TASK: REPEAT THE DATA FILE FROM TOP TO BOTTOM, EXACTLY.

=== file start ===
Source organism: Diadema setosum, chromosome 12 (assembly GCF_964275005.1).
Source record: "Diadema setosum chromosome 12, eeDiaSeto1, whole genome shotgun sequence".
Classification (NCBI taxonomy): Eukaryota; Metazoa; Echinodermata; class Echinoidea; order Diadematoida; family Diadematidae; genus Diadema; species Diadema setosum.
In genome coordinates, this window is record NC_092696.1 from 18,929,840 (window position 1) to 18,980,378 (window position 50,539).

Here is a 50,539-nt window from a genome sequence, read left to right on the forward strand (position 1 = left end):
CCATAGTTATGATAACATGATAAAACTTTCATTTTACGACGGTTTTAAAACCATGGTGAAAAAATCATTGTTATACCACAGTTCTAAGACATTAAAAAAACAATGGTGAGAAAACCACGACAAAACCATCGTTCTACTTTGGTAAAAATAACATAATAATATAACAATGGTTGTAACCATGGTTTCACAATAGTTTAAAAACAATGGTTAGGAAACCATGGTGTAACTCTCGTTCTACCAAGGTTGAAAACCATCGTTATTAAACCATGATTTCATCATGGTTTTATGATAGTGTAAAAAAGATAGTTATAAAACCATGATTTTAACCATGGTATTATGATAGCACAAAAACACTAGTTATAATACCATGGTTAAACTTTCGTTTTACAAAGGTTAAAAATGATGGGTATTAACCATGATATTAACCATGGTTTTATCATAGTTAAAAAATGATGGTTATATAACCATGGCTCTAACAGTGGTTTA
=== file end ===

Source organism: Diadema setosum, chromosome 12 (assembly GCF_964275005.1).
Source record: "Diadema setosum chromosome 12, eeDiaSeto1, whole genome shotgun sequence".
Classification (NCBI taxonomy): Eukaryota; Metazoa; Echinodermata; class Echinoidea; order Diadematoida; family Diadematidae; genus Diadema; species Diadema setosum.
In genome coordinates, this window is record NC_092696.1 from 18,929,840 (window position 1) to 18,980,378 (window position 50,539).

Here is a 50,539-nt window from a genome sequence, read left to right on the forward strand (position 1 = left end):
CCATAGTTATGATAACATGATAAAACTTTCATTTTACGACGGTTTTAAAACCATGGTGAAAAAATCATTGTTATACCACAGTTCTAAGACATTAAAAAAACAATGGTGAGAAAACCACGACAAAACCATCGTTCTACTTTGGTAAAAATAACATAATAATATAACAATGGTTGTAACCATGGTTTCACAATAGTTTAAAAACAATGGTTAGGAAACCATGGTGTAACTCTCGTTCTACCAAGGTTGAAAACCATCGTTATTAAACCATGATTTCATCATGGTTTTATGATAGTGTAAAAAAGATAGTTATAAAACCATGATTTTAACCATGGTATTATGATAGCACAAAAACACTAGTTATAATACCATGGTTAAACTTTCGTTTTACAAAGGTTAAAAATGATGGGTATTAACCATGATATTAACCATGGTTTTATCATAGTTAAAAAATGATGGTTATATAACCATGGCTCTAACAGTGGTTTA